A really solid basketball player but also a special. Player. Those two things don't always come together in the same person. What does it mean when [INAUDIBLE] the passion, the physical ability?

THAD YOUNG: You get a superstar type player. You know, obviously, like, he's in his first year, but you get continuous growth. You get different things that you're not used to seeing from individuals that play this game.

And he's-- like I said, he's just a special player. He has a unique mindset. He has a unique thing about him that he brings to the game each and every day.

And the biggest thing? We can say he's unique. We can say he's special. But his work ethic. He comes in. He works every single day. And he puts in the time to get better. And he wants to get better. And he's always on himself, just like his teammates are on him.

So those are the things that really stand out about him-- his work ethic. And you don't see most guys to have a lot of work ethic sometimes.

- You guys count out, as a team, in practice yesterday-- you haven't had, as a team, a whole lot of good news over the last week. A moment like and obviously getting Scottie back on the court today-- are those are the kind of things that can give you guys a boost?

THAD YOUNG: Yeah, for sure. Anytime something, like, special happens or something good happens, you know, it always gives you a boost, you know?

Like I said, I'm very happy and proud of Scottie. And this was a good win for us. But the series is not over. And we have to go to Philly and make sure that we take care of business there and just continue to try to win games.

- Thad, you've been around a lot of great players. For Pascal to have the kind of disappointing finish of game 3, and come back, play this well-- not only play as well but get to the line 15 times and be super aggressive. What does that say about him and his character?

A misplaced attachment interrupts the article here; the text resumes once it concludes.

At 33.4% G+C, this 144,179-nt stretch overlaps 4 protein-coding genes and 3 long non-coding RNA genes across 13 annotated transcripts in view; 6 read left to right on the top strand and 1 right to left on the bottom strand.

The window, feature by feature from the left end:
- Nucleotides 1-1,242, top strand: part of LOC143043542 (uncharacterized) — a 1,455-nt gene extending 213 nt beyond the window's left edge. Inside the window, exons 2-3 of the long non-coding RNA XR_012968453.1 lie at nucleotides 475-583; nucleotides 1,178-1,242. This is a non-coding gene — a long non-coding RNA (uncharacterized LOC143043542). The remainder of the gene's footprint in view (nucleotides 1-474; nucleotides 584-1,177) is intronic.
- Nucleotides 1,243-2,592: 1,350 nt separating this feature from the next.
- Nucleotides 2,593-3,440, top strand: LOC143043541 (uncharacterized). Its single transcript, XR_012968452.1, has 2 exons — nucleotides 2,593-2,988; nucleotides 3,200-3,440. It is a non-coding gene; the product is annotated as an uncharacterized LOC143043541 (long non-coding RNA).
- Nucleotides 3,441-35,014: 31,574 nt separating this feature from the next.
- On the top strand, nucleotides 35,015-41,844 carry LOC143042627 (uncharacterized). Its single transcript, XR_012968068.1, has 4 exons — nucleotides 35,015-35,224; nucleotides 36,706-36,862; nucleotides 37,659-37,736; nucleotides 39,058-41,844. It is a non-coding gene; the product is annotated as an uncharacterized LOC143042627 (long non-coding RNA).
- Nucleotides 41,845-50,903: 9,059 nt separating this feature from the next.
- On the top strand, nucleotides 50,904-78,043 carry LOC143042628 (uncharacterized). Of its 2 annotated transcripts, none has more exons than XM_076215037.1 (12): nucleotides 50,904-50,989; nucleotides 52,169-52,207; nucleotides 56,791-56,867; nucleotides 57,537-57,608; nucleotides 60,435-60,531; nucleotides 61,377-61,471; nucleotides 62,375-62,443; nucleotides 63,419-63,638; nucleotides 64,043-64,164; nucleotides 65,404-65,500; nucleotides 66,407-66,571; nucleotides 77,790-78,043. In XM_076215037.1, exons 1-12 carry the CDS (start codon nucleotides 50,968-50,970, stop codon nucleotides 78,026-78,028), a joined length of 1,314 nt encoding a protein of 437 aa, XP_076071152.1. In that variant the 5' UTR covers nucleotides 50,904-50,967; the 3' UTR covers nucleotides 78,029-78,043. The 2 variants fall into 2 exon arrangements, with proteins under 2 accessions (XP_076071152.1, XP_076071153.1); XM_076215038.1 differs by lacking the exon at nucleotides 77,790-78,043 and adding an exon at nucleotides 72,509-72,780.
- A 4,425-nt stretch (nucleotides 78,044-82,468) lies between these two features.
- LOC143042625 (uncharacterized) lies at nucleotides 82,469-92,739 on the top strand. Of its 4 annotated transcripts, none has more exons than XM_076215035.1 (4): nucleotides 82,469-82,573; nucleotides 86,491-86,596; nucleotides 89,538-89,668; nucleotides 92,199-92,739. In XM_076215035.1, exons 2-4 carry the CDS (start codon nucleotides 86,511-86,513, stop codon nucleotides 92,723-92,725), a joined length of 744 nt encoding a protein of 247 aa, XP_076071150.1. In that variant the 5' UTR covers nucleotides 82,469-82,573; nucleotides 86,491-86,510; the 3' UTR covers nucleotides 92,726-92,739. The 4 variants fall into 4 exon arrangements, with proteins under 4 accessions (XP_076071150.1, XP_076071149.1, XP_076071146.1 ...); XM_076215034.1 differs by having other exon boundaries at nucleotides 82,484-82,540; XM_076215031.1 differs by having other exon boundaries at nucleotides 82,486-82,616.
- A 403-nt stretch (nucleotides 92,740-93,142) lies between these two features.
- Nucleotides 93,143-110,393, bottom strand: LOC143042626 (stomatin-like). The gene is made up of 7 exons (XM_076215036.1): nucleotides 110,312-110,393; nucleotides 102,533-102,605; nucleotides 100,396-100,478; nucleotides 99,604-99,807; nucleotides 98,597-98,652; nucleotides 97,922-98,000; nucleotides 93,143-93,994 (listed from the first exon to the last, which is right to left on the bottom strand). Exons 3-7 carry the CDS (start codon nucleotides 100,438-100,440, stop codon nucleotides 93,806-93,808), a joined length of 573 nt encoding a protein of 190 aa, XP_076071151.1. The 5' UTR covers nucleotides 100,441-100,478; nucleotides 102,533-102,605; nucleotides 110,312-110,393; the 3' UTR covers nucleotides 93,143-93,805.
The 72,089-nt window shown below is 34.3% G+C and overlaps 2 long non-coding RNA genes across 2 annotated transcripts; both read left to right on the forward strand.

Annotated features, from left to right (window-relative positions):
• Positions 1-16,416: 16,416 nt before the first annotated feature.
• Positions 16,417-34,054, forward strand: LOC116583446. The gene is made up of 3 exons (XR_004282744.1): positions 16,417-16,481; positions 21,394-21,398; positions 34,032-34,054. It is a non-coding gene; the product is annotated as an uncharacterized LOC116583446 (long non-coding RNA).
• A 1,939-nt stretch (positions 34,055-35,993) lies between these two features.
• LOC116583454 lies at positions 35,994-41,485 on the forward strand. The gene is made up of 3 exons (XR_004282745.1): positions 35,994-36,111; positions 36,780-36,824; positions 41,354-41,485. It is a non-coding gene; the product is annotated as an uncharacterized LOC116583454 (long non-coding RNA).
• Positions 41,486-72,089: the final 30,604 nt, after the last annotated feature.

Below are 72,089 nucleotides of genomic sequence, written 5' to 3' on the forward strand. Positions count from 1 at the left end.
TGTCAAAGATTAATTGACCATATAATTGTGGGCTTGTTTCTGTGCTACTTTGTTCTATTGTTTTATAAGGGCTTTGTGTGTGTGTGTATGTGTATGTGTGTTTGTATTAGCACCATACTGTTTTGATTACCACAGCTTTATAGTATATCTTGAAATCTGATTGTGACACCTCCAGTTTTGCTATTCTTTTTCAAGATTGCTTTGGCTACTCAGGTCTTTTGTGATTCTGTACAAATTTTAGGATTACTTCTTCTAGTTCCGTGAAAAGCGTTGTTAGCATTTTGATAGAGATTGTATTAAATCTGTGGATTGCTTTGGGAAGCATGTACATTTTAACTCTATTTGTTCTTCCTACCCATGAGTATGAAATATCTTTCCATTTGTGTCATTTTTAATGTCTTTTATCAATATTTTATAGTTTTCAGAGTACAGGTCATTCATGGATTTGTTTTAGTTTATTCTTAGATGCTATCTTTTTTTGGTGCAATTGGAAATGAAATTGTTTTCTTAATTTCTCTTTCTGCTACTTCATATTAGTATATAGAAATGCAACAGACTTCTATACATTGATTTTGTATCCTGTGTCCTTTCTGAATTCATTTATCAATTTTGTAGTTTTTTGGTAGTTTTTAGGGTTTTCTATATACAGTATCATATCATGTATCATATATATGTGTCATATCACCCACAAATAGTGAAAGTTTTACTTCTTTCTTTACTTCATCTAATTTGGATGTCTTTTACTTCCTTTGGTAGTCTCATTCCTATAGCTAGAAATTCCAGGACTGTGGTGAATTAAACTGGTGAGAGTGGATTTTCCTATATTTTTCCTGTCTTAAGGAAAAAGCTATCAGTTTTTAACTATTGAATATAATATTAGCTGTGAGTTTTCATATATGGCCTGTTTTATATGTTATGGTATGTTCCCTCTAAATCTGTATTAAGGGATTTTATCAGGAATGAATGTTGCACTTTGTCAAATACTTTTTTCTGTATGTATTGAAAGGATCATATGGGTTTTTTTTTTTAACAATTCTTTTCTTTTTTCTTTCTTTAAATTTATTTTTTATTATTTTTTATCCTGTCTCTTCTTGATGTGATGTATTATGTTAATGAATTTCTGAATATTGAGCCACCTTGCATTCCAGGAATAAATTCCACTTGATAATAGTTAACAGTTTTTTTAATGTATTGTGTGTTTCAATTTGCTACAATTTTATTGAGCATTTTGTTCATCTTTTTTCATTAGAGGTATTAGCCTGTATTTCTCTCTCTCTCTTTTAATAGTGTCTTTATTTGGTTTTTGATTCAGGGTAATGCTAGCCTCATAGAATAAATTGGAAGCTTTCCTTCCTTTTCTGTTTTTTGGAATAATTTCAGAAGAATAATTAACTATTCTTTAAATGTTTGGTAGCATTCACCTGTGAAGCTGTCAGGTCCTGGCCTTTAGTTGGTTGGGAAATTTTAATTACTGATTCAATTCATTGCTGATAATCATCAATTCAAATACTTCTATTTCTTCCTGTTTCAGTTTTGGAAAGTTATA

THAD YOUNG: Resilience. He's always been a resilient player, always going to fight through adversity.

He knows his game. He knows who he is as a player. And he knows how to come back and bounce back from having not so good games, and it's exactly what he did. He just came out, and he did what Pascal does, play basketball and not care about what people are saying or the last game, you know? It's about this game. It's about moving forward. And that's what he did.

- Scottie described you guys as a family, an incredible family. Honestly, we normally don't have family members here that often. What is it like for you to have your kids here, and especially the crowd going so nuts for some of plays you had today?

THAD YOUNG: I'm just giving them the things that-- the things and tools that they need. It's always special to have them around because they get to see stuff that other kids don't see. They get to travel the world and come watch their dad play basketball.

But that time is going to come. And, you know, I'm putting a lot of time into both of these little guys, sitting in this crowd right here, and just making sure that I'm going out there and doing my best as a player and doing my best as a dad as well, and as a husband and just making sure that they see these things that I'm doing and it's instilled in them.

- Thad, do you remember the last time you caught someone up like that?

THAD YOUNG: [LAUGHS] This knucklehead, no.


No. I definitely don't. But, you know, it happened. I'm sure everybody was going crazy.

But, you know, I'm more excited about the win. I'm happy we got that.

- As experienced as you are, how tough is it to be constantly mindful of how crafty Embiid and Harden can be?

THAD YOUNG: Man, I mean, some of the stuff that they're doing is just crazy. But you definitely have to be mindful of it because they-- they've been doing this stuff a year so they know how to get to the free throw line. They know how to get themselves going with a few layups.

Sometimes they do a little grabbing and stuff that the refs don't see. Sometimes they're pushing you in, and you got to put you-- when you push back, the refs see that.

So it's a lot of different stuff that goes on. But you definitely have to be mindful because they are some of the best at doing these things, you know? That's how they get to the free throw line. That's how they get themselves going. That's how they became superstars. And that's how they're the top tier guys in this league, you know?

And they're great basketball players. And all great basketball players-- they have things that they do to they get themselves going. And you definitely have to be mindful of it and you have to be conscious of everything where the refs don't see certain things. And you have to show your hands and make sure that you're not bodying them too much and stuff like that.

But just staying in front and just making sure that you make every shot tough. I think that's the biggest thing, just making it all tough.

- Thank you.